The United Nations has announced its biggest ever appeal, seeking $6.5bn (£4bn; 4.7bn euros) for humanitarian aid to Syria.
The UN estimates nearly three-quarters of Syria's 22.4 million population will need humanitarian aid in 2014.
The appeal coincides with a new study by the International Rescue Committee, which warns that starvation is now threatening the Syrian population.
Bread prices have risen by 500% in some areas, according to the report.
Four out of five Syrians said their greatest worry was that food would run out, the survey found.
In total, the UN is asking for almost $13bn to fund its humanitarian operations next year.
Some $2.3bn are destined for civilians inside Syria, while $4.2bn would go to Syrian refugees in neighbouring countries.
The latest call exceeds the UN's record appeal for $4.4bn in June, of which only 60% has been funded so far.
"We're facing a terrifying situation here where, by the end of 2014, substantially more of the population of Syria could be displaced or in need of humanitarian help than not," said UN High Commissioner for Refugees Antonio Guterres.
"This goes beyond anything we have seen in many, many years, and makes the need for a political solution all the much greater."
Ahead of the launch, UN humanitarian chief Valerie Amos described the Syrian situation as "one of the biggest crises in modern times".
She said Syrian refugees "think the world has forgotten about them".
The UN estimates that some 6.3 million people have been internally displaced since the conflict broke out in March 2011.
More than two million Syrians have fled to neighbouring countries, including Lebanon and Turkey.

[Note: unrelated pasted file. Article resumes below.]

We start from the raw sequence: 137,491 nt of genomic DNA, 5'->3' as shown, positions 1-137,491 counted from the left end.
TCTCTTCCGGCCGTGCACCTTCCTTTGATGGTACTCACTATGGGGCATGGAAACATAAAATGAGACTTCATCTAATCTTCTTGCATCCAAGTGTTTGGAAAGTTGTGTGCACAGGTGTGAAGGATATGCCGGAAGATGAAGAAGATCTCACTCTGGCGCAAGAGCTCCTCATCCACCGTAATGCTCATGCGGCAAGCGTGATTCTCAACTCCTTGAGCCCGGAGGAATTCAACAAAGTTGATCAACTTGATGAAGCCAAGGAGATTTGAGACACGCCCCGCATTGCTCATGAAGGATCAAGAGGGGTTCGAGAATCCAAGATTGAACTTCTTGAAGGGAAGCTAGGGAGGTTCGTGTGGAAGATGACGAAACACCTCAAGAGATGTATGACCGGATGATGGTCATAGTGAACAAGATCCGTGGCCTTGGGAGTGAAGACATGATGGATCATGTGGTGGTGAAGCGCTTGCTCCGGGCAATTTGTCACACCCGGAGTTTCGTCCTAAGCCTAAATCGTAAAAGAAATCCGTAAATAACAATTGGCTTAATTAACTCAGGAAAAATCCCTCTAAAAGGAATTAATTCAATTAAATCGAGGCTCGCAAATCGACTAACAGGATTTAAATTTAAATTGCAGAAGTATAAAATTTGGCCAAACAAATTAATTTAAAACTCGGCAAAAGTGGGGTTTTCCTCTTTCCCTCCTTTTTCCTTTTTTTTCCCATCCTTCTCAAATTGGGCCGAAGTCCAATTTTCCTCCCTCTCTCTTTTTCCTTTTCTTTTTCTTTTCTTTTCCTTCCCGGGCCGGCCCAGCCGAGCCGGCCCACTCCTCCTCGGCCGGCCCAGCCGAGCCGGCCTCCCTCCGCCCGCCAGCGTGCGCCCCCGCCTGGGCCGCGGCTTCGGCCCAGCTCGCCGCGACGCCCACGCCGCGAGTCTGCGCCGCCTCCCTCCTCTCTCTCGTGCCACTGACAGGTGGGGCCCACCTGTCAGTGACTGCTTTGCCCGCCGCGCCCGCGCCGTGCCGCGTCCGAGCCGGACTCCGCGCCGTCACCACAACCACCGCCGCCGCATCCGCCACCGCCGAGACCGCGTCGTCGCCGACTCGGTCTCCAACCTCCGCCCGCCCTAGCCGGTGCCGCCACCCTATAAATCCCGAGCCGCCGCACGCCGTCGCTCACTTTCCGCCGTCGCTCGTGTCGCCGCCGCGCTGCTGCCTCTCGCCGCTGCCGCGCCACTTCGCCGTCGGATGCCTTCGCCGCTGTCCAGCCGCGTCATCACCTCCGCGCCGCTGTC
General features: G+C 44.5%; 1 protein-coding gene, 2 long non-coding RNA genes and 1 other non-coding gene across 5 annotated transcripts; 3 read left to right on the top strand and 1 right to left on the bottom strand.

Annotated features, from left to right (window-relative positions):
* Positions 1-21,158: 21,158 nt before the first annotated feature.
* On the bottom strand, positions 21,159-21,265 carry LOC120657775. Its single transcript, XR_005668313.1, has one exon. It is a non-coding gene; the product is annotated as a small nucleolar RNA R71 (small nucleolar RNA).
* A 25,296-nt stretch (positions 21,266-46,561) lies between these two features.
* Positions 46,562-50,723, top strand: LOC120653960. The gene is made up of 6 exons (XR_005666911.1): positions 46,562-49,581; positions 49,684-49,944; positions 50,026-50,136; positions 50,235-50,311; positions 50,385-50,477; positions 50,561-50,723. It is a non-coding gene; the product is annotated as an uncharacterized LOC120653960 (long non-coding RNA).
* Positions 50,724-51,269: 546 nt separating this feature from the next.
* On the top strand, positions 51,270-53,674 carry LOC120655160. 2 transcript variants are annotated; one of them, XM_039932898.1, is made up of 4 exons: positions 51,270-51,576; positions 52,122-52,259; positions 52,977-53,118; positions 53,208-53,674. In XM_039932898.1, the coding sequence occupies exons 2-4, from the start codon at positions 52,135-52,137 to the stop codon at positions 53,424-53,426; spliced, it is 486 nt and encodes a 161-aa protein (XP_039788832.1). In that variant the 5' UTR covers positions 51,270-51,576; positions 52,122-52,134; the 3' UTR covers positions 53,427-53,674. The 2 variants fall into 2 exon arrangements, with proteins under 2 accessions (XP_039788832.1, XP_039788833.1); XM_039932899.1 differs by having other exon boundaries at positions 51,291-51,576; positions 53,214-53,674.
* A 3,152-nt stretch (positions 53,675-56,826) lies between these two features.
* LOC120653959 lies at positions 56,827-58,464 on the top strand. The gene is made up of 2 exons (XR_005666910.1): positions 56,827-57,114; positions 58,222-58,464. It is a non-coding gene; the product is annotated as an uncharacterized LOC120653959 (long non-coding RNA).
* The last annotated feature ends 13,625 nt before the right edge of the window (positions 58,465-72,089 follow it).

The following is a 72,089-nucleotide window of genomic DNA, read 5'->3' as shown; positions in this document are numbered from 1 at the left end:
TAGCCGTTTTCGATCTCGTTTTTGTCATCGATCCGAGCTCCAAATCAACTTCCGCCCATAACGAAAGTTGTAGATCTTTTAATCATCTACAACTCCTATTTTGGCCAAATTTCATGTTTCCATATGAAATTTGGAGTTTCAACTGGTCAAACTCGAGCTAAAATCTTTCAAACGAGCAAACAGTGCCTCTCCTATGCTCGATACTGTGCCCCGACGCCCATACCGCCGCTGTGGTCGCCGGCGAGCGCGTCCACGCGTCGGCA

The UN is becoming impatient with some richer states for not helping its efforts, the BBC's Imogen Foulkes reports.
UN officials will be pressing Syria's neighbours Saudi Arabia and Qatar, which have apparently not offered the UN any money, our correspondent adds.
Nearly half of those who have remained in Syria now rely on aid, according to the UN.
Circumstances have worsened further with the onset of harsh winter weather.
International aid agencies say they have been struggling to provide medical aid to the sick and wounded because of fierce fighting between the forces of President Bashar al-Assad and the rebels.
IRC President David Miliband said the his organisation's latest survey showed "that starvation is now threatening large parts of the Syrian population".
He called the Syrian conflict "the defining humanitarian crisis of this century so far".
"In a situation where civilians are targeted by snipers or bombs, where doctors are targeted because they've treated the 'wrong' side, and where aid workers are unable to cross conflict lines because the norms of war are not being followed and international humanitarian law is being broken, then obviously nothing is ever enough," he told the BBC.
Also on Monday Syrian Deputy Foreign Minister Faisal Mekdad reaffirmed that "there will be more access and more co-operation" with the UN in the delivery of assistance.
The Syrian authorities have been accused of intentionally withholding aid from rebel-held areas.
Ms Amos said UN officials would "explore exactly what the means in terms of our ability to go to the hard-to-reach areas and the besieged areas".
In a report released last week, Amnesty International accused European Union leaders of "miserably failing" to provide a safe haven to Syrian refugees.
Only 10 member states had offered to take in refugees and even then only 12,000, it complained. The UK and Italy had offered no places at all, the organisation said.
At Monday's appeal, Mr Guterres urged European countries to "keep their borders open".
"It is essential that Syrian refugees don't perish to get to Europe. It's essential that adequate visa policies are established," he said.
More than 100,000 people are estimated to have been killed since the unrest began more than two years ago.